Tag Archives: free pattern

A pair of coasters to make: another free pattern

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Another pattern, just for you guys beginning to learn how to knit.  These coasters are simple, but cute!  And they make great presents.  They use simple stitch patterns in knit and purl and the pattern is easy to follow.

Honeycomb/Mini Basketweave Coaster

Materials: 4.5mm needles (4mm or 5mm would also work)

Oddment of DK acrylic

Cast on 16 stitches

Row 1 and 2: (k2,p2) repeat til end

Row 3 and 4: (p2,k2) repeat til end

Repeat these four rows these rows 10 times until you have 24 rows.

Bind off in pattern, weave in ends.

Basketweave Coaster

Materials: 4.5mm needles (4mm or 5mm would also work)

Oddment of DK acrylic

Cast on 16 stitches

Row 1 – 4: (k4,p4) repeat til end

Row 5 – 8: (p4,k4) repeat til end

Repeat these eight rows these rows twice more until you have 24 rows.

Bind off in pattern, weave in ends.

For detailed pattern terminology, I have gone through a pattern in detail in a post from a few days ago.  Happy knitting!

 

 

Seed Stitch Dishcloth Pattern with pattern explanation for beginners

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Hi everyone!  Here is a very simple knitting pattern, for people who are just beginning to read patterns.  Here it is with a full explanation of terms:

Knit and Purl Pattern: Seed Stitch Dishcloth

Materials: 5mm needles

50g dk mercerised cotton

Cast on 20 stitches

Row 1: (K1,P1) repeat to end

Row 2: (P1,K1) repeat to end

Repeat these two rows until you have the size of dishcloth you would like, then bind off in pattern.  Sew in about 8cm of the ends using a tapestry or knitter’s needle.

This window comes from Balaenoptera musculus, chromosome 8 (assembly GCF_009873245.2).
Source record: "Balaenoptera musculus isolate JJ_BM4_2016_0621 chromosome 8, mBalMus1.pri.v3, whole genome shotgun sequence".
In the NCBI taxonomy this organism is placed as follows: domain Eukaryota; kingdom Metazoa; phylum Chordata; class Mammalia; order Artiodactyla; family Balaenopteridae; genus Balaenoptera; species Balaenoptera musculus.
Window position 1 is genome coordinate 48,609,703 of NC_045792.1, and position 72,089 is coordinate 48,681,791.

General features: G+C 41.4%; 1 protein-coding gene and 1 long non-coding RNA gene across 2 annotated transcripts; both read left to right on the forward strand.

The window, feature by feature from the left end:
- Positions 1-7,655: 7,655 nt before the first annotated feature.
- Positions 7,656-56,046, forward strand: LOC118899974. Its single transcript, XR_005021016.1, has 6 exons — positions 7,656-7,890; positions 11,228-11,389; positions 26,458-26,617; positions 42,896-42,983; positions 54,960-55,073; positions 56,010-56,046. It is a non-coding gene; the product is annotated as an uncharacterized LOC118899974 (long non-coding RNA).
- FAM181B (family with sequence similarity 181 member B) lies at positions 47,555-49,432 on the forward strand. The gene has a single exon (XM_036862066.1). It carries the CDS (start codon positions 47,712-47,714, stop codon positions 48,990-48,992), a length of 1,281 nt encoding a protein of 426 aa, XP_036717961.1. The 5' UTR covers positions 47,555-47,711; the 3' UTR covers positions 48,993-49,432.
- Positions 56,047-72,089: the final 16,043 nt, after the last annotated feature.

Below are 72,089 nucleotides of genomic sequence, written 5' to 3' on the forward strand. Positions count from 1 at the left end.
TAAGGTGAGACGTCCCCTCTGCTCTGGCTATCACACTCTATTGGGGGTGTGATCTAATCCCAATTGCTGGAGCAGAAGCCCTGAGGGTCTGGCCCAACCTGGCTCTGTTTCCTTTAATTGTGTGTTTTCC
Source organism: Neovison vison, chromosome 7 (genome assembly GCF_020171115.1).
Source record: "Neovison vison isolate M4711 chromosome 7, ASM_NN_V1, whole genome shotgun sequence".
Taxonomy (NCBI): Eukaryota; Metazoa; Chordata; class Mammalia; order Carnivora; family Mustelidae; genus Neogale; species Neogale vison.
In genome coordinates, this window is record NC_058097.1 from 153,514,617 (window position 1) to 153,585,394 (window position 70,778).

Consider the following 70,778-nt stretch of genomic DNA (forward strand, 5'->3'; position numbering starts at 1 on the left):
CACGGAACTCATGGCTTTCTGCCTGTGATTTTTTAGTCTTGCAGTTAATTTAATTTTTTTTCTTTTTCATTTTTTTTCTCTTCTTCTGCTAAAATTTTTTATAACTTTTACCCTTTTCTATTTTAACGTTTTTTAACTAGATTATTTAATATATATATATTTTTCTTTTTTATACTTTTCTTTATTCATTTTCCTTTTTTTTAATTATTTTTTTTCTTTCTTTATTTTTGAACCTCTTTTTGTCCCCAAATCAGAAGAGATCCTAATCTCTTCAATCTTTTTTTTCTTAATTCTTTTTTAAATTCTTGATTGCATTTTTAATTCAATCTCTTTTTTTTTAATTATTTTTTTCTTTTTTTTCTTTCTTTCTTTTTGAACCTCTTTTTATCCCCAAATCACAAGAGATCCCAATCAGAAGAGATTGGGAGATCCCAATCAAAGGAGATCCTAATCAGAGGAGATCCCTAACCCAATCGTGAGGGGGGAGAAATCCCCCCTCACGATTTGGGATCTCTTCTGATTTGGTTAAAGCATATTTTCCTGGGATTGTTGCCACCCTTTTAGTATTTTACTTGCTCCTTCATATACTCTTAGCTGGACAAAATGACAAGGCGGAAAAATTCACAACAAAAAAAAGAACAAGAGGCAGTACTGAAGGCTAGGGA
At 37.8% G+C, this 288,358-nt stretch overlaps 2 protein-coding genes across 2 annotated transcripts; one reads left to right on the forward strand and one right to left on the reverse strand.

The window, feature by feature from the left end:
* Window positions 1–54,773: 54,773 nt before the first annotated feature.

Tip: cast on 16 stitches on 4mm needles with a dk acrylic for a coaster using the same pattern.  NOTE: In order for this to work as the pattern says you must use an even number of stitches.  If you have an odd number, do this: Row 1 (K1,P1) repeat until last stitch, K1.  Repeat this row until your dishcloth is the required size.

Terms explained:

50g DK mercerised cotton: this means that you need to buy 50 grams of a cotton that has been mercerised: it is shinier than normal cotton, and will be labled mercerised.  DK refers to how thick the yarn is, and stand for double knitting.  You may see either double knitting, dk or 8-ply written on the yarn, they all mean the same thing.

K = knit

P = Purl

Cast on = the process of putting stitches on the needle initially.  There arte many cast-on methods, and many videos of how to do this on the internet.

(K1,P1) repeat to end: knit 1 and purl 1 alternately through the whole row.

Bind off: the process of securing the stitches so they don’t unravel when you have finished the work.  Also called casting off, there are many videos on YouTube to help you with this.

I hope this little tour through a knitting pattern has helped you decipher what all the terms mean!  Happy knitting!

New Pattern: Cabled Headband

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Here we go, a new pattern.  I’m going to call this the 80’s throw-back cabled headband.  But I love it!

Pattern:

3mm needles

100g dk acrylic (you won’t need the whole ball)

some seed beads or other trimming

Gauge: Not important

Cast on 16 stitches

Row 1 RS: K2, P3, K6, P3, K2

Row 2 WS: K5, P6, K5

Row 3: K2, P3, K6, P3, K2

Row 4: K5, P6, K5

Row 5: K2, P3, Slip next three stitches onto a cable needle and hold at the back of the work, knit the next three stitches off the original needle, and knit the stitches off the cable needle, P3, K2

Row 6: K5, P6, K5

Keep repeating this six-row pattern until the headband is long enough to fit your head.  Afterwards, either cast off and sew some elastic onto the bottom, or do what I did and add a little stockinette stitch band after you have finished the cable pattern.  Bind off and sew ends of strip together.  Embellish with seed beads or other trimmings.  Tada!  To get an idea of the size of this headband I am wearing it in the workshop photos a couple of posts down.  This is not an ear warming headband, it’s more decrative.  It could easily be made an ear warmer by going up to 7mm needles and using a bulky yarn.